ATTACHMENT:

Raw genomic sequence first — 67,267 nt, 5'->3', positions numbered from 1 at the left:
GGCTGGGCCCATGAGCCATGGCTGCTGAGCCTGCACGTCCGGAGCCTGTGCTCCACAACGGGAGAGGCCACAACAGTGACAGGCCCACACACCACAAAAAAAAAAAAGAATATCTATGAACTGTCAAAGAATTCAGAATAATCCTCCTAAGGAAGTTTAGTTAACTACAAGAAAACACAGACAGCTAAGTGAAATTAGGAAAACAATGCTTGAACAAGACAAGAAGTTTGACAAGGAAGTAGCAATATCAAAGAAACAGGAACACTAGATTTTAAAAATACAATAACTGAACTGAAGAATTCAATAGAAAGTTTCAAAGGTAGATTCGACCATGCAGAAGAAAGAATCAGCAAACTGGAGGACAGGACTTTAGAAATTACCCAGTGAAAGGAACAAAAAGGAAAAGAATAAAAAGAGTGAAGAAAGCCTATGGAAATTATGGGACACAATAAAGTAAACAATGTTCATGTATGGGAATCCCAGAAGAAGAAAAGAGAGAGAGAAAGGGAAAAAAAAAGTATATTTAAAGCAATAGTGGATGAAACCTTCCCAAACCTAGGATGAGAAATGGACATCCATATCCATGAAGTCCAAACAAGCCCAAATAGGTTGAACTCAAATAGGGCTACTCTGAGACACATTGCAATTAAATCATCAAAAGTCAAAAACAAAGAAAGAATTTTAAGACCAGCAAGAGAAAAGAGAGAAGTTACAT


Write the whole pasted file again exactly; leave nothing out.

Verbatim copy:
Raw genomic sequence first — 67,267 nt, 5'->3', positions numbered from 1 at the left:
GGCTGGGCCCATGAGCCATGGCTGCTGAGCCTGCACGTCCGGAGCCTGTGCTCCACAACGGGAGAGGCCACAACAGTGACAGGCCCACACACCACAAAAAAAAAAAAGAATATCTATGAACTGTCAAAGAATTCAGAATAATCCTCCTAAGGAAGTTTAGTTAACTACAAGAAAACACAGACAGCTAAGTGAAATTAGGAAAACAATGCTTGAACAAGACAAGAAGTTTGACAAGGAAGTAGCAATATCAAAGAAACAGGAACACTAGATTTTAAAAATACAATAACTGAACTGAAGAATTCAATAGAAAGTTTCAAAGGTAGATTCGACCATGCAGAAGAAAGAATCAGCAAACTGGAGGACAGGACTTTAGAAATTACCCAGTGAAAGGAACAAAAAGGAAAAGAATAAAAAGAGTGAAGAAAGCCTATGGAAATTATGGGACACAATAAAGTAAACAATGTTCATGTATGGGAATCCCAGAAGAAGAAAAGAGAGAGAGAAAGGGAAAAAAAAAGTATATTTAAAGCAATAGTGGATGAAACCTTCCCAAACCTAGGATGAGAAATGGACATCCATATCCATGAAGTCCAAACAAGCCCAAATAGGTTGAACTCAAATAGGGCTACTCTGAGACACATTGCAATTAAATCATCAAAAGTCAAAAACAAAGAAAGAATTTTAAGACCAGCAAGAGAAAAGAGAGAAGTTACAT